Continuing the recent trend of personal little mumblecore movies with an unusual hook (Cold Weather, Monogamy), Bellflower takes that concept and ratchets things up to eleven. Or possible twelve.
Woodrow (Evan Glodell) and Aidan (Tyler Dawson) are friends, who while lacking visible means of financial support delight in practically preparing for the end of the world. Mechanically gifted they design flamethrowers and a fire breathing smoke screening emitting super-car named Medusa. All the while conducting random experiments of questionable long term value like shooting a propane tank with a shotgun (turns out it explodes in a big way). Talented fellows they seem more like bored kids on the cusp of become adults than folks who actually believe there's a need to prepare for a coming Mad Max like world. One night while out drinking Woodrow meets Milly (Jessie Wiseman) via a live cricket eating and falls for her - in a big way. In true hipster film fashion on their first date they cross state line in search of a meal at the worst possible restaurant Woodrow has ever seen. En route she's charmed by his demeanor and mad engineering skills that among other things have furnished his ride with an en suite whiskey dispenser ("it's like a James Bond car for drunks"). Several days and a case of food poisoning later they're back home and thick as thieves.
As oft happens paradise doesn't last forever. In parallel with their relationship ups and downs team Woodrow/Aidan complete work on their flamethrower apparatus and Medusa. When the breakup comes it creates a cinematic schism as alternate realities are explored. One featuring a berserk worst breakup Woodrow ever and a somewhat more mellow one. Reminding viewers that perhaps the cool boyfriend who builds flamethrowers in his spare time may in fact, as your mom tried to explain to you, not be the greatest life partner choice. Even if his car dispenses booze. Oh wait, actually, probably because of that as well...
The gritty yet artistic look of the film is definitely interesting to behold. The camera used for the picture was custom made for the shoot - which is one of many indications that the construction of cool stuff in the film is autobiographical. I sort of liked all the characters and their puttering around. However when things went super disturbing my interest began to wane. The raw intensity was impressive but thinking back I don't feel as though my mind could wrap itself around the narrative jump given what I'd seen about the characters previously. I feel that the big bloody quirk made the whole less interesting to me than if things had stayed at the initial more even keeled emotional level. Of course that's not what the film makers were going for and I respect them for driving balls out to what they were aiming for. Just didn't entirely work for me personally.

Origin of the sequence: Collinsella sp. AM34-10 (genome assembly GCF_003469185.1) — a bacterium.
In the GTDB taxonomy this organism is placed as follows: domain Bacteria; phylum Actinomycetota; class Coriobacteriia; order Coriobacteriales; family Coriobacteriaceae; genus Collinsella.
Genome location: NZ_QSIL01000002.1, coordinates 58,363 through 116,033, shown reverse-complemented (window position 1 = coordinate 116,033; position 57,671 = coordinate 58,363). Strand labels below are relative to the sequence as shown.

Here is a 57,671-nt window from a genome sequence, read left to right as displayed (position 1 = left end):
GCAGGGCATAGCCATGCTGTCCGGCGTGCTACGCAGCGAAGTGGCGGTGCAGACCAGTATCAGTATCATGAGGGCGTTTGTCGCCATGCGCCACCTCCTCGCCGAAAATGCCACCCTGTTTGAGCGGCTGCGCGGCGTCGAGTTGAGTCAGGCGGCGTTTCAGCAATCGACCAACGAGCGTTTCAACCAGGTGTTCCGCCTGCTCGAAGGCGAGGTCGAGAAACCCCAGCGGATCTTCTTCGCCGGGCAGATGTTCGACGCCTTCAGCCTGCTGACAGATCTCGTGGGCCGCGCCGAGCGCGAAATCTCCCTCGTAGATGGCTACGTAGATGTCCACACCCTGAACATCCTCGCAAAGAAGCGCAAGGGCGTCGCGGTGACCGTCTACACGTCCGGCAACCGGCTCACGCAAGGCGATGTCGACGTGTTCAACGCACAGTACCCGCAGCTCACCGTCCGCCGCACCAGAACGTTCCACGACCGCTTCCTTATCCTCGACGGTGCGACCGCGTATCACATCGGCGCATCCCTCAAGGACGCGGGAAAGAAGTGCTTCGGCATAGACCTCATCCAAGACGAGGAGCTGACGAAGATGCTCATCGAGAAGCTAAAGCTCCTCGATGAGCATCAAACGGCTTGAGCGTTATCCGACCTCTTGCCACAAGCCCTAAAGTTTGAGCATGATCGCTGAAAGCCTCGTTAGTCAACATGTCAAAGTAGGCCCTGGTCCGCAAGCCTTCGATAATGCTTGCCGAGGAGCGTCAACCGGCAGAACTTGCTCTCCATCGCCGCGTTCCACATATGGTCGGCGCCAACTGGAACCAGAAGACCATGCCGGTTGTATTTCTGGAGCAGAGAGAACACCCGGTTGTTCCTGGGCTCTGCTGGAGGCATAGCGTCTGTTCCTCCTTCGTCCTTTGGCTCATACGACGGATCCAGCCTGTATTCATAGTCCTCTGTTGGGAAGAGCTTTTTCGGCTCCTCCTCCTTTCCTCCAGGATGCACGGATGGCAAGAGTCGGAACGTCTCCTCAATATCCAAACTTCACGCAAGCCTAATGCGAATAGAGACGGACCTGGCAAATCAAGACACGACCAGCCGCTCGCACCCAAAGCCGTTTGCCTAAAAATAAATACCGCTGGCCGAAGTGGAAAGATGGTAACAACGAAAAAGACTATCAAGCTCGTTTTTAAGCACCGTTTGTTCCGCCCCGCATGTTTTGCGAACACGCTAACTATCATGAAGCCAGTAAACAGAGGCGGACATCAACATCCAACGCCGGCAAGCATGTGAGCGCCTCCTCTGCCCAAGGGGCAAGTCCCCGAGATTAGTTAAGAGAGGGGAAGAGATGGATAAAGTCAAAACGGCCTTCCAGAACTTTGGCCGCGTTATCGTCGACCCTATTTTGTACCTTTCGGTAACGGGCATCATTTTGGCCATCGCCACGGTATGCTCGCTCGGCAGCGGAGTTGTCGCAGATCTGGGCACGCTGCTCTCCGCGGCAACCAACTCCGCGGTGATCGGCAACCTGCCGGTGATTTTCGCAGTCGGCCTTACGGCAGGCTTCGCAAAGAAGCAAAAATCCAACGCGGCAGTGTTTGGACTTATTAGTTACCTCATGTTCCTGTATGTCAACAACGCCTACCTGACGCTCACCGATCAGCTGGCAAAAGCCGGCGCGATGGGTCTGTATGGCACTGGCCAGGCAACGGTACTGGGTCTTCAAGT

The press for Bellflower strongly features Glodell's quest to produce a truly functioning Medusa, flame thrower and the apocalyptic feel of the film. Even the SXSW intro involved a shout from the master of ceremonies about "are you ready to see some flamethrowers?!?" It's an effective hook that I'm sure managed to trick some manly men into seeing what is at its core a relationship drama. Confounding expectations is cool and all but I think in this case it's worth knowing you're not heading into an action movie. Word is that Glodell and his crew have some future plans for Medusa (which of course they built themselves and actually does shoot flames) for a series of more directly post end of the world themed films. I suspect I'll be easily lured back to try one of them as well.
The filmmaker's came out to SXSW in style parking Medusa (though slightly modified it seems since the film wrapped) outside the theater. Writer/director/star Evan Glodell and a good chunk of the cast were in attendance. Unfortunately I wasn't able to stay for the Q&A having a tight next film connection. But I leave you with some snapshots taken before the screening started. Haven't been able to find a trailer for the film online as of yet - will update this post if I locate one.
|Evan Glodell introducing his film|
|Now, if there was only a way to tell if this car was the car named Medusa in the film?|